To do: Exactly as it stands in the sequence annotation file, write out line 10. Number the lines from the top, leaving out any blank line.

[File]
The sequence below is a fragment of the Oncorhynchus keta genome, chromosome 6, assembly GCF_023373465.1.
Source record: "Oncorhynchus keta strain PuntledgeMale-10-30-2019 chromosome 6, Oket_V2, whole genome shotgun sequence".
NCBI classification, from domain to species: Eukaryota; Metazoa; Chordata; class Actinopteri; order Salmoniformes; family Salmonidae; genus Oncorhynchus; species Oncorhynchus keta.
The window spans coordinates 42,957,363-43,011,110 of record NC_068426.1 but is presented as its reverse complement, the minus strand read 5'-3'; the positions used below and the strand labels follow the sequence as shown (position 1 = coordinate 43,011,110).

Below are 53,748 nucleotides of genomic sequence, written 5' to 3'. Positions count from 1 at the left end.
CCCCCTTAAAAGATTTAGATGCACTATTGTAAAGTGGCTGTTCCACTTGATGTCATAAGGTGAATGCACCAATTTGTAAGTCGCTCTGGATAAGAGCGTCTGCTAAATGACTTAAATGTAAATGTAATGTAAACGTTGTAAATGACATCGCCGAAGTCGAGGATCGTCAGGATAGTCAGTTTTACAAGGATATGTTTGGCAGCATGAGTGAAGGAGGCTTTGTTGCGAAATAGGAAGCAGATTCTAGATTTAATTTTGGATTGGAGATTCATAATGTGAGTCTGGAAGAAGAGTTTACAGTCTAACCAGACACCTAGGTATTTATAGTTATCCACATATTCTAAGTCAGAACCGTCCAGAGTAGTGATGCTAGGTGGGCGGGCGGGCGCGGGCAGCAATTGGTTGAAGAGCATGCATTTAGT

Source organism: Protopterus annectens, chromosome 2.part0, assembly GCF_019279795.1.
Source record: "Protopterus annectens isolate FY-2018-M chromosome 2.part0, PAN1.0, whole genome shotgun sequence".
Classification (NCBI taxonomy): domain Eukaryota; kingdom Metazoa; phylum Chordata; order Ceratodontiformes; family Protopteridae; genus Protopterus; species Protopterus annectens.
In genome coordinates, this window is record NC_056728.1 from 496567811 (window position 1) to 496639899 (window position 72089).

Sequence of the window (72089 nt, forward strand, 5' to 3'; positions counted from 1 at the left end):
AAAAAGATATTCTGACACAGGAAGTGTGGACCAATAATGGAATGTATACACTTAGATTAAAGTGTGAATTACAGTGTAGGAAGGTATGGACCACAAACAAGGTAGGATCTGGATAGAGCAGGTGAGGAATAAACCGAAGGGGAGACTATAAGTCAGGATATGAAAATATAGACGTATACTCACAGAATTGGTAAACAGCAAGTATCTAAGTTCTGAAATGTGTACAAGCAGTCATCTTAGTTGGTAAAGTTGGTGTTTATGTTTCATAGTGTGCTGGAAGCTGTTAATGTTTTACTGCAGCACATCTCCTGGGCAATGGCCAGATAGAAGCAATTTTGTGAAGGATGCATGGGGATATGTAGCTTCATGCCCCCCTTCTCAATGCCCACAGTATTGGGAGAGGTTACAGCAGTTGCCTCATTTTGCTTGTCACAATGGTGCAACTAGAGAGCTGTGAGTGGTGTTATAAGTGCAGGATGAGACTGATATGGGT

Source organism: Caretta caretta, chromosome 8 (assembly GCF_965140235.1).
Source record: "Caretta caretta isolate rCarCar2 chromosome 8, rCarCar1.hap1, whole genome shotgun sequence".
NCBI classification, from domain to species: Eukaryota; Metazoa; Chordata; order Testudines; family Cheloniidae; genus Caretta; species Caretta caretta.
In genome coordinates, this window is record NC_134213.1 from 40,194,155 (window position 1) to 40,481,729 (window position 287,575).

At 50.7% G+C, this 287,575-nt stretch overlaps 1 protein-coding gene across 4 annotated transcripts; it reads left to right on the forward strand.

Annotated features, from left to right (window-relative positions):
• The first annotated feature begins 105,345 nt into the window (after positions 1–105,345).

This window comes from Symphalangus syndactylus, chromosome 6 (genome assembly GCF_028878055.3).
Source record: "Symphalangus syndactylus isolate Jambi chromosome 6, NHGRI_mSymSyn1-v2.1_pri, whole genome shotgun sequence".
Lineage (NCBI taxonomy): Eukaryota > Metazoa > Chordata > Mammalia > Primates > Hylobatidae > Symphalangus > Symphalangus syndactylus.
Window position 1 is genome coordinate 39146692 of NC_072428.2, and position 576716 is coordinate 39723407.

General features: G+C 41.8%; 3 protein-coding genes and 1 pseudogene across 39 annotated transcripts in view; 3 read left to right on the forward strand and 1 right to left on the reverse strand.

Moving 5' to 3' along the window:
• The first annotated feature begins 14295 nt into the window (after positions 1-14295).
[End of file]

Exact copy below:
In genome coordinates, this window is record NC_056728.1 from 496567811 (window position 1) to 496639899 (window position 72089).